Benny Blanco’s “Eastside” reached #1 on Billboard’s Pop Songs chart this week, completing a 31-week voyage to the top. The chart tracks Top 40 radio airplay, which means “Eastside” — a brisk, twilit collaboration with newly cemented radio mainstays Halsey and Khalid — has been in steady rotation at pop stations since late July. According to Billboard, it’s the longest ever gap between entering the chart and topping it, surpassing Alessia Cara’s 26-week climb with “Here.”
If “Eastside” has been on the rise for a while, the artist behind it has been ascending far longer. Blanco, a Virginia native born Benjamin Joseph Levin, spent the past decade-plus racking up writing and producing credits on a staggering number of hit songs, at first under the tutelage of A-list hit-makers Dr. Luke and Max Martin and then on his own. He got plugged into the mainstream machine not long after graduating high school in 2006 by moving to Williamsburg, Brooklyn and teaming with blog-rapper Spank Rock on a raunchy EP called Bangers & Cash. This caught the attention of Dr. Luke, the one-time industry titan who Kesha accused of rape and other abuse in 2014. (Their court battle is still unresolved more than four years later.)
Regarding his former mentor, Blanco recently told NPR, “I don’t have any relationship to him any more. I haven’t had a relationship in many, many years. It’s a bad situation, and I feel terrible for what happened.” The stink from Luke’s alleged crimes certainly hasn’t carried over to Blanco. In the years since Luke became a pariah, Blanco has only seemingly become more beloved. Artists seem universally drawn to his laid-back vibe; Blanco himself chalks up most of his success to his social skills. Last year he told the New York Times, “What I can do is meet an artist, know what type of song I think we should make and be their therapist, make everyone feel comfortable.”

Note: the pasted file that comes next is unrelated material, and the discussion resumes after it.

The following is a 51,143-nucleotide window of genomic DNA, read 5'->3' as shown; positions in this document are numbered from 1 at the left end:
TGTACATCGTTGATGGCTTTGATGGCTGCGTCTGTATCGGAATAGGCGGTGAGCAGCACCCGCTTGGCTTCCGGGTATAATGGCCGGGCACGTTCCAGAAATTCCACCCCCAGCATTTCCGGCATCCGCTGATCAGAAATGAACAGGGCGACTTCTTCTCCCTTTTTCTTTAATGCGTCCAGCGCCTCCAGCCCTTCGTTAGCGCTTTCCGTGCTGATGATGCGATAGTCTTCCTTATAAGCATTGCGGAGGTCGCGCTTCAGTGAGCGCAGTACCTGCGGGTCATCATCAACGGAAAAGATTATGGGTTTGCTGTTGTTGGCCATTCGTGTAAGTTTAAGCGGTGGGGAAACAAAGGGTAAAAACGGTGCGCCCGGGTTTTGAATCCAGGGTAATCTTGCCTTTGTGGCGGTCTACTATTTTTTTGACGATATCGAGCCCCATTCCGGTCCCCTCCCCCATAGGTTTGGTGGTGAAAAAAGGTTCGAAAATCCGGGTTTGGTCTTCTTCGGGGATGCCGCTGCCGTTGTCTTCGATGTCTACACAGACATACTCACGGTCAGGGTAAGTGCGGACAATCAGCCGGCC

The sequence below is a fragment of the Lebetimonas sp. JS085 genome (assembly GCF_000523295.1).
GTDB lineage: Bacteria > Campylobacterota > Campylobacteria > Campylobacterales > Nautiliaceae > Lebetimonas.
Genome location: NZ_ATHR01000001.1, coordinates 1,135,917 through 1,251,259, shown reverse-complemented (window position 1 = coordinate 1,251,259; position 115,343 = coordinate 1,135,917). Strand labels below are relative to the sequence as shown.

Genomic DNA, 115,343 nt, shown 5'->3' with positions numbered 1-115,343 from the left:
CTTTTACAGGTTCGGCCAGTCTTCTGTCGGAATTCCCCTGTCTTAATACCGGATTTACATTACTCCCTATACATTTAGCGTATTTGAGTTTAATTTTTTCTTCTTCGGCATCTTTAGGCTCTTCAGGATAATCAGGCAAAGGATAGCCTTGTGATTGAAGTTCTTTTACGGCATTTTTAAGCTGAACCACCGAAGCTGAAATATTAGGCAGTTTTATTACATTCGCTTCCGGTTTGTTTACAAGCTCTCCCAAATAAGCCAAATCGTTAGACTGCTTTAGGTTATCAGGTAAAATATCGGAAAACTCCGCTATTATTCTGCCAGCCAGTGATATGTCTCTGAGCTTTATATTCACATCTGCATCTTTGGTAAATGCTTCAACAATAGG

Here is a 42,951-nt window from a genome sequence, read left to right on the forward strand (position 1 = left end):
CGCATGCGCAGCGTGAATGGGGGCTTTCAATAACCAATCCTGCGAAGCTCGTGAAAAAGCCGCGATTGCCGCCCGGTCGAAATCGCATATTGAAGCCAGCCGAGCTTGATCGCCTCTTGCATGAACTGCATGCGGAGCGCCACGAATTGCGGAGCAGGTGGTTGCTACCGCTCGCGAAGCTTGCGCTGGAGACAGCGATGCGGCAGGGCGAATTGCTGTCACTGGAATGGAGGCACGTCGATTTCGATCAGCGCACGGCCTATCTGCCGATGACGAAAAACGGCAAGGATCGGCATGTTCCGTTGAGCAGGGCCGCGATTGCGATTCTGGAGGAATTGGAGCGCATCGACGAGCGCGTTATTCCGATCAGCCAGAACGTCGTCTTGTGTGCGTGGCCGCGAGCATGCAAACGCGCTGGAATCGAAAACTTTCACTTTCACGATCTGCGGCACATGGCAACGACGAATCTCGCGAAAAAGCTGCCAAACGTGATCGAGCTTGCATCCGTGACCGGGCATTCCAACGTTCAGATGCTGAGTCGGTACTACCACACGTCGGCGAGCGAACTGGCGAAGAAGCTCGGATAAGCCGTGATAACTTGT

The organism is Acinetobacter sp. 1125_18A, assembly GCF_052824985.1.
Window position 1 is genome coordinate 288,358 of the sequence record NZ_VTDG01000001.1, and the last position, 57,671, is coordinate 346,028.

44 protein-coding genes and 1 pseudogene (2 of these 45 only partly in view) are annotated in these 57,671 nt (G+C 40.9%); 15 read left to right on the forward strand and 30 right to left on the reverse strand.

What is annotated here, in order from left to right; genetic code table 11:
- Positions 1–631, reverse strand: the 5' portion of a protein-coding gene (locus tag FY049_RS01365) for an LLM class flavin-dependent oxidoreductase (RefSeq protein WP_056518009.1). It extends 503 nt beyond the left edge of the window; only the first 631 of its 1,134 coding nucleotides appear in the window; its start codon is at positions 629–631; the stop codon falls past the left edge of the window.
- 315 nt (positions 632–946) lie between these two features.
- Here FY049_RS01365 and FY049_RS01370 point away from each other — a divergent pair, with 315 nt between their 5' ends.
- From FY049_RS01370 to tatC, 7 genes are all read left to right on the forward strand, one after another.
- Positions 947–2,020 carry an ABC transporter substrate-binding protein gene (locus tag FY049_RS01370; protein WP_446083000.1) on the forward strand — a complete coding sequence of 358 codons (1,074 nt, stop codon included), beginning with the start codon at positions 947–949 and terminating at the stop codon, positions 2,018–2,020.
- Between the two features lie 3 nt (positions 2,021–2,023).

At this point it would be easier to list the big-name artists he hasn’t worked with and doesn’t consider a personal friend. Blanco’s had a hand in loads of #1 hits for the likes of Katy Perry, Kesha, Maroon 5, Ed Sheeran, Rihanna, and Justin Bieber. His credits range from Taio Cruz’s “Dynamite” to Trey Songz’s “Heart Attack” to Major Lazer’s “Cold Water” to Julia Michaels’ “Issues” to Lana Del Rey’s “Love” to Lil Dicky and Chris Brown’s “Freaky Friday.” He’s worked with superstars like the Weeknd, Ariana Grande, Bruno Mars, Camila Cabello, Miguel, Ty Dolla $ign, Keith Urban, and Wiz Khalifa, as well as with indie-leaning pop acts like Jessie Ware, Francis And The Lights, Charli XCX, Passion Pit, and Ryn Weaver. He and Sia once spent a month living in the Hamptons with Beyoncé and Jay-Z while writing for Bey’s self-titled LP, and he was involved with a number of last year’s Kanye-produced albums out of Wyoming including Ye, Kids See Ghosts, and Nas’ NASIR.